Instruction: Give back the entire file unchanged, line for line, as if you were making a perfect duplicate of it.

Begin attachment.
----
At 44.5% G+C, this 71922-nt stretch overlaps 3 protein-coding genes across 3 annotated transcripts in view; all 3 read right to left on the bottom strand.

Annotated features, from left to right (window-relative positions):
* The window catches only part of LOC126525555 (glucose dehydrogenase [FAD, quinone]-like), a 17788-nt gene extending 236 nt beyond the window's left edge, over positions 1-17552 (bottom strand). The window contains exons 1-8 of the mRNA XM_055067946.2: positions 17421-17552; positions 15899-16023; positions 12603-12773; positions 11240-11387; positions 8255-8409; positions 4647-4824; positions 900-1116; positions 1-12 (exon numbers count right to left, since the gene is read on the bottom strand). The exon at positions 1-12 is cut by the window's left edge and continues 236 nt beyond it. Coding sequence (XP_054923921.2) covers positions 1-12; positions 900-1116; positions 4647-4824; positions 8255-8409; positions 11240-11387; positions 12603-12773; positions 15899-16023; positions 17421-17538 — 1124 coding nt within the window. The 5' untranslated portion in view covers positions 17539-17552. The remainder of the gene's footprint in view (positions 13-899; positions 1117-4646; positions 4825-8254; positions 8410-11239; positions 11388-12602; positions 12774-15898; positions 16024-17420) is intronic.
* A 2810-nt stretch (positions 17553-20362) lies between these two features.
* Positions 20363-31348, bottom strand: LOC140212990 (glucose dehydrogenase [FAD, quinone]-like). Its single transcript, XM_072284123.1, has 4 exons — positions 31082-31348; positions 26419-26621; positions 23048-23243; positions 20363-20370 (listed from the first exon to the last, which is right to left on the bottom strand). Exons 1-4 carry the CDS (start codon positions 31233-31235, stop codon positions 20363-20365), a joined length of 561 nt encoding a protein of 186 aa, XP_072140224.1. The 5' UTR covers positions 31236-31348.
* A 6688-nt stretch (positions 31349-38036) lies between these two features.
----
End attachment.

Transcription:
At 44.5% G+C, this 71922-nt stretch overlaps 3 protein-coding genes across 3 annotated transcripts in view; all 3 read right to left on the bottom strand.

Annotated features, from left to right (window-relative positions):
* The window catches only part of LOC126525555 (glucose dehydrogenase [FAD, quinone]-like), a 17788-nt gene extending 236 nt beyond the window's left edge, over positions 1-17552 (bottom strand). The window contains exons 1-8 of the mRNA XM_055067946.2: positions 17421-17552; positions 15899-16023; positions 12603-12773; positions 11240-11387; positions 8255-8409; positions 4647-4824; positions 900-1116; positions 1-12 (exon numbers count right to left, since the gene is read on the bottom strand). The exon at positions 1-12 is cut by the window's left edge and continues 236 nt beyond it. Coding sequence (XP_054923921.2) covers positions 1-12; positions 900-1116; positions 4647-4824; positions 8255-8409; positions 11240-11387; positions 12603-12773; positions 15899-16023; positions 17421-17538 — 1124 coding nt within the window. The 5' untranslated portion in view covers positions 17539-17552. The remainder of the gene's footprint in view (positions 13-899; positions 1117-4646; positions 4825-8254; positions 8410-11239; positions 11388-12602; positions 12774-15898; positions 16024-17420) is intronic.
* A 2810-nt stretch (positions 17553-20362) lies between these two features.
* Positions 20363-31348, bottom strand: LOC140212990 (glucose dehydrogenase [FAD, quinone]-like). Its single transcript, XM_072284123.1, has 4 exons — positions 31082-31348; positions 26419-26621; positions 23048-23243; positions 20363-20370 (listed from the first exon to the last, which is right to left on the bottom strand). Exons 1-4 carry the CDS (start codon positions 31233-31235, stop codon positions 20363-20365), a joined length of 561 nt encoding a protein of 186 aa, XP_072140224.1. The 5' UTR covers positions 31236-31348.
* A 6688-nt stretch (positions 31349-38036) lies between these two features.